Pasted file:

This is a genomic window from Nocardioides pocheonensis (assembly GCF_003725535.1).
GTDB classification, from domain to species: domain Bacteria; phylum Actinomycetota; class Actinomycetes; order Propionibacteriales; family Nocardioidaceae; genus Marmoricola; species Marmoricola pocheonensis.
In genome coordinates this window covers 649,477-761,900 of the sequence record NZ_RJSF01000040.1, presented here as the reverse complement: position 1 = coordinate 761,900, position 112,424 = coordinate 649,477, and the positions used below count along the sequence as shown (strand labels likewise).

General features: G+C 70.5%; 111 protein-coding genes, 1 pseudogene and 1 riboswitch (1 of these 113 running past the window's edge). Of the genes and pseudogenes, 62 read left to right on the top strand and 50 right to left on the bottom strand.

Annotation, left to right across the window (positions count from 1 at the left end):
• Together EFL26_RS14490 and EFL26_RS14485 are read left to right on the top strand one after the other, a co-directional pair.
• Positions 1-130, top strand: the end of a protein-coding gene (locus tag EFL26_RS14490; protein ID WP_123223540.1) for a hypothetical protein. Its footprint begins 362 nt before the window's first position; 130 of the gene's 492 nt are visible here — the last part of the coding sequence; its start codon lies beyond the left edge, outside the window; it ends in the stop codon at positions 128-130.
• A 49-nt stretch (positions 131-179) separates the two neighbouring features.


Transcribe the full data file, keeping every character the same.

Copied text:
This is a genomic window from Nocardioides pocheonensis (assembly GCF_003725535.1).
GTDB classification, from domain to species: domain Bacteria; phylum Actinomycetota; class Actinomycetes; order Propionibacteriales; family Nocardioidaceae; genus Marmoricola; species Marmoricola pocheonensis.
In genome coordinates this window covers 649,477-761,900 of the sequence record NZ_RJSF01000040.1, presented here as the reverse complement: position 1 = coordinate 761,900, position 112,424 = coordinate 649,477, and the positions used below count along the sequence as shown (strand labels likewise).

General features: G+C 70.5%; 111 protein-coding genes, 1 pseudogene and 1 riboswitch (1 of these 113 running past the window's edge). Of the genes and pseudogenes, 62 read left to right on the top strand and 50 right to left on the bottom strand.

Annotation, left to right across the window (positions count from 1 at the left end):
• Together EFL26_RS14490 and EFL26_RS14485 are read left to right on the top strand one after the other, a co-directional pair.
• Positions 1-130, top strand: the end of a protein-coding gene (locus tag EFL26_RS14490; protein ID WP_123223540.1) for a hypothetical protein. Its footprint begins 362 nt before the window's first position; 130 of the gene's 492 nt are visible here — the last part of the coding sequence; its start codon lies beyond the left edge, outside the window; it ends in the stop codon at positions 128-130.
• A 49-nt stretch (positions 131-179) separates the two neighbouring features.